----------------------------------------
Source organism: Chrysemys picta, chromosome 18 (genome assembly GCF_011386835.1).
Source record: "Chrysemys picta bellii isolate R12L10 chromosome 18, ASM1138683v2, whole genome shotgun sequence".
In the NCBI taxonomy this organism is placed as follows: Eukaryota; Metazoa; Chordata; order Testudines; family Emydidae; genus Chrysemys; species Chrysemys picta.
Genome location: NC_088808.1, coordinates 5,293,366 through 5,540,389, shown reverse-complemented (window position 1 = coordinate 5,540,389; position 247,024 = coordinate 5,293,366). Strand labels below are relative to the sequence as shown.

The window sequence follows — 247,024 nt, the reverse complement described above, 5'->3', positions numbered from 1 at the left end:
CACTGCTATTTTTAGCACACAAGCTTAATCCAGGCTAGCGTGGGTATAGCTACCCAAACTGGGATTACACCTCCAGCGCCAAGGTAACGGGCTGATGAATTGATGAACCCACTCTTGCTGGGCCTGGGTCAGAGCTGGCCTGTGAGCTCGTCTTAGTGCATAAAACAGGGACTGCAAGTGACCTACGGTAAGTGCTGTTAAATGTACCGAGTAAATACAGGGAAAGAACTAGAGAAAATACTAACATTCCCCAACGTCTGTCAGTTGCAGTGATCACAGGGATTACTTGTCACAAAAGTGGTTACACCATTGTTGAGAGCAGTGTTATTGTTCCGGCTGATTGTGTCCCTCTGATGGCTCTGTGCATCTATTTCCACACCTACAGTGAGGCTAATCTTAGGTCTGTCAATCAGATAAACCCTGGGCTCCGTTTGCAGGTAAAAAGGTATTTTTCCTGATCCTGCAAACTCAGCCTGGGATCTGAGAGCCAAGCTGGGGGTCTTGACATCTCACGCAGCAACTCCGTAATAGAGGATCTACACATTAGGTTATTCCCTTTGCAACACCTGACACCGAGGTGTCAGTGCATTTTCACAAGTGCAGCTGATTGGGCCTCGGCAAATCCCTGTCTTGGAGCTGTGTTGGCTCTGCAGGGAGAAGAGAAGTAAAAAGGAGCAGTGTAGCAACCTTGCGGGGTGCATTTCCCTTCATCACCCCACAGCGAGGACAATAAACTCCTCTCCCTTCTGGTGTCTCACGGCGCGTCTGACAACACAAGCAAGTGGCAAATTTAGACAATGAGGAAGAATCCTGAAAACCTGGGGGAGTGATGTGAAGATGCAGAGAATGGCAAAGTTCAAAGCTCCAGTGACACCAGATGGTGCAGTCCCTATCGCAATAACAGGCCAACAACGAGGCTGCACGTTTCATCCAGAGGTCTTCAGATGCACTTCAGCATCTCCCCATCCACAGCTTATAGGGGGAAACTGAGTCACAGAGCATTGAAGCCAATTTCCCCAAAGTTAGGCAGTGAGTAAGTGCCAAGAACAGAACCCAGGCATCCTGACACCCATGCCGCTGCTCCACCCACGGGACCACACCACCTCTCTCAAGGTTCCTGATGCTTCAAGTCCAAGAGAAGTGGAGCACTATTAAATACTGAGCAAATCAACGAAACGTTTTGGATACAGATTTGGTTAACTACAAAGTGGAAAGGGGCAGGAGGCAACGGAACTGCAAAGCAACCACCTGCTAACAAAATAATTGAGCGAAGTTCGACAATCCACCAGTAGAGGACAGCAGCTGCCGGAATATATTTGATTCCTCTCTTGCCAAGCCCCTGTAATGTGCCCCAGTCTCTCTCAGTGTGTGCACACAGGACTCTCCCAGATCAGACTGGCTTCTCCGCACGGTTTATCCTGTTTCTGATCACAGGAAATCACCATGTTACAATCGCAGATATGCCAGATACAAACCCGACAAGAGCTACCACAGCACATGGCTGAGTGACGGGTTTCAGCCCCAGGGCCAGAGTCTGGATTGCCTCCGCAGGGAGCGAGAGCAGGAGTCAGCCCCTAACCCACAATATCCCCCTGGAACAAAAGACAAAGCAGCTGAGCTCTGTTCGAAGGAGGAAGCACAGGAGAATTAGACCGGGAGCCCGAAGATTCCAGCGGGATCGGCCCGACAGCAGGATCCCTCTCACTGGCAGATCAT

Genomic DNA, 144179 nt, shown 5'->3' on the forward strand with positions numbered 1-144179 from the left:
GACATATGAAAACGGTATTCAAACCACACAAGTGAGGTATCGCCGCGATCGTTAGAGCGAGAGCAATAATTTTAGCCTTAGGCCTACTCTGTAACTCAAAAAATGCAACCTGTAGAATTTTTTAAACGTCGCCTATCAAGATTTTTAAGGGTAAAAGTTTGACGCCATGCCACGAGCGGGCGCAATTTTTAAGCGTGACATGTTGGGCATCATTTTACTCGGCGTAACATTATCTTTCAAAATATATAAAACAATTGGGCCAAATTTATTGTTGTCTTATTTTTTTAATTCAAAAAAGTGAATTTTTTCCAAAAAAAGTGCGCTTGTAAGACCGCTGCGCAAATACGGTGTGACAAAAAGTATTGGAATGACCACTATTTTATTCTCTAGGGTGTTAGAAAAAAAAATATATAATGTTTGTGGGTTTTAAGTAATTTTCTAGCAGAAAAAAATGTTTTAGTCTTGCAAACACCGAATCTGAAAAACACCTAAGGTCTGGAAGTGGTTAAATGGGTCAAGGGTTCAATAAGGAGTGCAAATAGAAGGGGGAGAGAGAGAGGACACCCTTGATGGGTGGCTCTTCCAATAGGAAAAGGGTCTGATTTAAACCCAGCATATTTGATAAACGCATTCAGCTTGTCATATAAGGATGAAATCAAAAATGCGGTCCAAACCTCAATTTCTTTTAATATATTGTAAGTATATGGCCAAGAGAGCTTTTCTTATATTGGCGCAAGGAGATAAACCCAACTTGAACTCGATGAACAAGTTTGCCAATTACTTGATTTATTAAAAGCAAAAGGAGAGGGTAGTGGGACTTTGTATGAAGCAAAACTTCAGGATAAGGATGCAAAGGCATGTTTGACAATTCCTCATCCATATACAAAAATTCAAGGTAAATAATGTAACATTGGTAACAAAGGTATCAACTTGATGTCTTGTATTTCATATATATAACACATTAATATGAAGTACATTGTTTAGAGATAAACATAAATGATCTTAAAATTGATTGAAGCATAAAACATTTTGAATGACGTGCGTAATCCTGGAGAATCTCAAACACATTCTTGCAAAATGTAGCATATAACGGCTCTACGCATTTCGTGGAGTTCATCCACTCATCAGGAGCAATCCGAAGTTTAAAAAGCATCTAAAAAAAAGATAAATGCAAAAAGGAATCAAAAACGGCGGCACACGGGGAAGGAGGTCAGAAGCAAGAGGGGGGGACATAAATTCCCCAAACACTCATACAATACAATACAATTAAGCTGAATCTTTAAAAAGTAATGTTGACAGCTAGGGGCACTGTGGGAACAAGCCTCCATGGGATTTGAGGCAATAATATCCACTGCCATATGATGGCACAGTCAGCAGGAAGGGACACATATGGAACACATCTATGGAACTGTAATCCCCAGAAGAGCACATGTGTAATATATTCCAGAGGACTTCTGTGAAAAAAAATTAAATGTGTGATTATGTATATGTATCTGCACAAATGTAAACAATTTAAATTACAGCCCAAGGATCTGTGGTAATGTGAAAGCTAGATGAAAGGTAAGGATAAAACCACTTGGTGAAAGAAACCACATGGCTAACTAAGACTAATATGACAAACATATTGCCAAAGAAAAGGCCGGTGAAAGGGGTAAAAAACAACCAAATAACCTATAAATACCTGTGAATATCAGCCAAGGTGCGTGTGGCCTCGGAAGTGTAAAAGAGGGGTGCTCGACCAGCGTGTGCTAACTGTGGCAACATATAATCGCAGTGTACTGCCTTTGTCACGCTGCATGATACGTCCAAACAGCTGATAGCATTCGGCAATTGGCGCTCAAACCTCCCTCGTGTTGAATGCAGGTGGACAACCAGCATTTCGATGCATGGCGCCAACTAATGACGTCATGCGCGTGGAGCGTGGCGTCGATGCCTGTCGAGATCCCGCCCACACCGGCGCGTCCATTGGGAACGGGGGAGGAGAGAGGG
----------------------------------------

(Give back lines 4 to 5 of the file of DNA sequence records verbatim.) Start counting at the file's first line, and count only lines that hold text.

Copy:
Genome location: NC_088808.1, coordinates 5,293,366 through 5,540,389, shown reverse-complemented (window position 1 = coordinate 5,540,389; position 247,024 = coordinate 5,293,366). Strand labels below are relative to the sequence as shown.

The window sequence follows — 247,024 nt, the reverse complement described above, 5'->3', positions numbered from 1 at the left end: